A prevalent custom in Ashkenazic shuls is for the congregation to stand when the Ten Commandments are read from the Torah. This is a symbolic re-enactment of the Revelation at Mount Sinai, when the Israelites stood below the mountain.
Among Sephardim, the widespread custom is to remain seated during the reading of the Torah, including during the recitation of the Ten Commandments. This custom is based on the notion that all the Torah—from beginning to end—is holy. To stand only for the Ten Commandments might imply that only the Ten Commandments were given by G-d. (The Sephardic sages did not require standing for all Torah readings, since this would be a terrible imposition on the public.)
During the 18th century, Rabbi Eliyahu Israel, a scholar born in Rhodes who was serving as rabbi in Alexandria, was asked: May a person be stringent with himself and stand for the Ten Commandments in a congregation where the custom is to remain seated?
Rabbi Israel responded: “It is obvious that one is not permitted to do so because it appears presumptuous [mehzei ke-yuhara]. … Moreover, someone who does so [stands] in the presence of Talmidei Hakhamim greater than he, is deserving of excommunication [nidui].”
If a self-righteous person stands while others are seated, this gives the impression that only he is truly scrupulous about honoring the Torah, while the rest of the congregation are less pious.
Individuals who stood for the Ten Commandments in a shul where the custom was to remain seated probably thought they were demonstrating honor to the Torah. Yet, Rabbi Israel penetrates to the inner motivations of these people: they viewed themselves as holier than the rest of the congregants.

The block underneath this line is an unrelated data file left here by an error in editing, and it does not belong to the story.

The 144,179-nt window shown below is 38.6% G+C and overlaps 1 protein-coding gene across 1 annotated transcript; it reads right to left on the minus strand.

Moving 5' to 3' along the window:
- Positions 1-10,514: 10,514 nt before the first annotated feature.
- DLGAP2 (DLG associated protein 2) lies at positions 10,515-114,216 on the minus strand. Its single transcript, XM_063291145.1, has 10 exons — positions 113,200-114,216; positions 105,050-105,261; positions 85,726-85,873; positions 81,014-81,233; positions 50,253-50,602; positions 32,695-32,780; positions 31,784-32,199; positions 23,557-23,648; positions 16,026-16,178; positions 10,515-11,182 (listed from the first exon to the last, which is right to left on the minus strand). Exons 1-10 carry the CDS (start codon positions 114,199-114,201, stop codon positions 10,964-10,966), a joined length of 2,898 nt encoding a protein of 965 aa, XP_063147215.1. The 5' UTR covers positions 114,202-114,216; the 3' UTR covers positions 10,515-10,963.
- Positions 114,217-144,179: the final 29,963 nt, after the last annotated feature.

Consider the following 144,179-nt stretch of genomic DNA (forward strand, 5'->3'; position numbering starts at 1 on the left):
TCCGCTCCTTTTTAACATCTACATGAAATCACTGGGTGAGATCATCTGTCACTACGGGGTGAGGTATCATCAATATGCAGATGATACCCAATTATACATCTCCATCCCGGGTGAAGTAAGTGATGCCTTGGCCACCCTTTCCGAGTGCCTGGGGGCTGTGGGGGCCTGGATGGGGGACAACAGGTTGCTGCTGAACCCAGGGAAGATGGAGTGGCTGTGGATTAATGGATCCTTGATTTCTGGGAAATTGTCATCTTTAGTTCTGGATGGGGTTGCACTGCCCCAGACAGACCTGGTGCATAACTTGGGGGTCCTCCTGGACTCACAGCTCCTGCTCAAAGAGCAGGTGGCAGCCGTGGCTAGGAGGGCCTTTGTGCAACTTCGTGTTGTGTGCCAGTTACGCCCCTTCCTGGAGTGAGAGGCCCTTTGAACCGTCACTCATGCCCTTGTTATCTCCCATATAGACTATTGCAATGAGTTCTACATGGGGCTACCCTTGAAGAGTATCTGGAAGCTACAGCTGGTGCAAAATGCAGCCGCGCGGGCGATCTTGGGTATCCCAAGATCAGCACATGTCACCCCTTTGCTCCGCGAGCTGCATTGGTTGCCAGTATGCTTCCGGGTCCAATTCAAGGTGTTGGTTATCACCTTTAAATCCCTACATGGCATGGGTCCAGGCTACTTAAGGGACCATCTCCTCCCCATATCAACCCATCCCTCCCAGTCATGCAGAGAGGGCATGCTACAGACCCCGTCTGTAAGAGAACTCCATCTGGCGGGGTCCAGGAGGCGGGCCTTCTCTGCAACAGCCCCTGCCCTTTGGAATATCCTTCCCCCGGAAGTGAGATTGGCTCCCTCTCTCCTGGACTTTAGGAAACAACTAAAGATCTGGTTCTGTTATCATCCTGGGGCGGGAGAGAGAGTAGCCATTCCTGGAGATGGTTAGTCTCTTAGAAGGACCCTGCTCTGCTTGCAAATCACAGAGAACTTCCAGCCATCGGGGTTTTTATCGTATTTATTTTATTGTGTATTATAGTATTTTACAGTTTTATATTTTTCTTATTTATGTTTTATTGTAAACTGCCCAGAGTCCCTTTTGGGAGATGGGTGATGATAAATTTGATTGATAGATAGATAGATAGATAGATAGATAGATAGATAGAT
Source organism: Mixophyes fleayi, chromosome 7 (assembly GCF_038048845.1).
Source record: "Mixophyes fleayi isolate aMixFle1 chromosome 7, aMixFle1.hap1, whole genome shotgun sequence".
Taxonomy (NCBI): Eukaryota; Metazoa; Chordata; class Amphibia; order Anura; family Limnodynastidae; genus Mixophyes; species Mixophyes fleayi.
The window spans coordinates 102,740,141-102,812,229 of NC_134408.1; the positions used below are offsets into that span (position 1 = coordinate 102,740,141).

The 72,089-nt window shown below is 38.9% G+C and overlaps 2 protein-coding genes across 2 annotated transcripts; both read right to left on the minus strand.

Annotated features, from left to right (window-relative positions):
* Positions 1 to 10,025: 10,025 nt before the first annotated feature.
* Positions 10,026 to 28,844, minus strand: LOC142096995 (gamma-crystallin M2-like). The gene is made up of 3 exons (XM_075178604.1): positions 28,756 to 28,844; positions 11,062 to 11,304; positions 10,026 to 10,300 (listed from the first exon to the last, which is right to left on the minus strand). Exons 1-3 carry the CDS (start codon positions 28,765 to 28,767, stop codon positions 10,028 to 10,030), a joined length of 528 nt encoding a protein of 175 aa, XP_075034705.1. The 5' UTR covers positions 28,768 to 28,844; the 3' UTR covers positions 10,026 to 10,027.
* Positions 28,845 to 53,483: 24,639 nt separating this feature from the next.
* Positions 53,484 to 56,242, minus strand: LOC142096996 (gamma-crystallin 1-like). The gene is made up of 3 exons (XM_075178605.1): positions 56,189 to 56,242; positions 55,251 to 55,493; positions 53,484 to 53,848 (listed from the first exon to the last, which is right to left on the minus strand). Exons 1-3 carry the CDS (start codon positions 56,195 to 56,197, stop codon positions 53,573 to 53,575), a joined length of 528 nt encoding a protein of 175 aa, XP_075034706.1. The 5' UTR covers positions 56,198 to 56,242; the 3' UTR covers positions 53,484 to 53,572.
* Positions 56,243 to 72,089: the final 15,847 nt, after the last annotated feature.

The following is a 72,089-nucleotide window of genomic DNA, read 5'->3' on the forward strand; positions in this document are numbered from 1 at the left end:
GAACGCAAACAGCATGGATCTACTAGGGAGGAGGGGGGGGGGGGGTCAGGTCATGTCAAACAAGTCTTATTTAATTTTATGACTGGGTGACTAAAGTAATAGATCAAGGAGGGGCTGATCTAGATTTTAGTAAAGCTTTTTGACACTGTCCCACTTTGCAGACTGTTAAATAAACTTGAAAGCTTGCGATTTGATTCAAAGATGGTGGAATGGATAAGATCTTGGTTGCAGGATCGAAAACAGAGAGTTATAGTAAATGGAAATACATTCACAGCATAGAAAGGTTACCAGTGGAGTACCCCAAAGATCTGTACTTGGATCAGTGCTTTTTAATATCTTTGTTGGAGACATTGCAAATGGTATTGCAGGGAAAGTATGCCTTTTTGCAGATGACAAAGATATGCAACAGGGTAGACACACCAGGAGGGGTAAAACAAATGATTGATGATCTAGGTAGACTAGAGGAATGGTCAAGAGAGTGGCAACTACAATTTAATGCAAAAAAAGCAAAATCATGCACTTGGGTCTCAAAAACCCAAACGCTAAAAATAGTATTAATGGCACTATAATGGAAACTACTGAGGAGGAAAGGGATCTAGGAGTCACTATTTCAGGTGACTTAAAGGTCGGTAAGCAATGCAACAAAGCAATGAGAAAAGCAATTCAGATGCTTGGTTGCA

They took pride in their show of piety in contrast to the behavior of others. But this sense of pride and pretentiousness is repugnant. One should not defy the proper and well-established custom of a congregation, but should rather follow the prevailing custom. To call attention to one’s supposed piety is an act of impiety. It is rude and disrespectful, as well as presumptuously self-righteous.
There is a thin line between genuine and counterfeit religiosity. One may show external gestures of piety and yet be religiously inauthentic. Rabbi Eliezer Papo, in his classic ethical text, Pele Yoetz, points out that one should strive to serve G-d humbly. If one wishes to adopt a practice that the law does not require, one should do so privately. One should not follow religious stringencies in public if the rabbis and members of the community do not observe these stringencies. G-d knows our inner thoughts, our real intentions.
Our goal must be to achieve the highest level of purity in our service to G-d, to direct our deeds for the sake of Heaven. We need to be absolutely honest with ourselves, constantly cutting through our own rationalizations. Our judgment is easily clouded by self-delusion and feelings of self-contentment. We should be most concerned with real piety, not with external gestures of piety.
Rabbi Angel is interim spiritual leader of the Lido Beach Synagogue and rabbi emeritus of the Spanish and Portuguese Synagogue in NYC.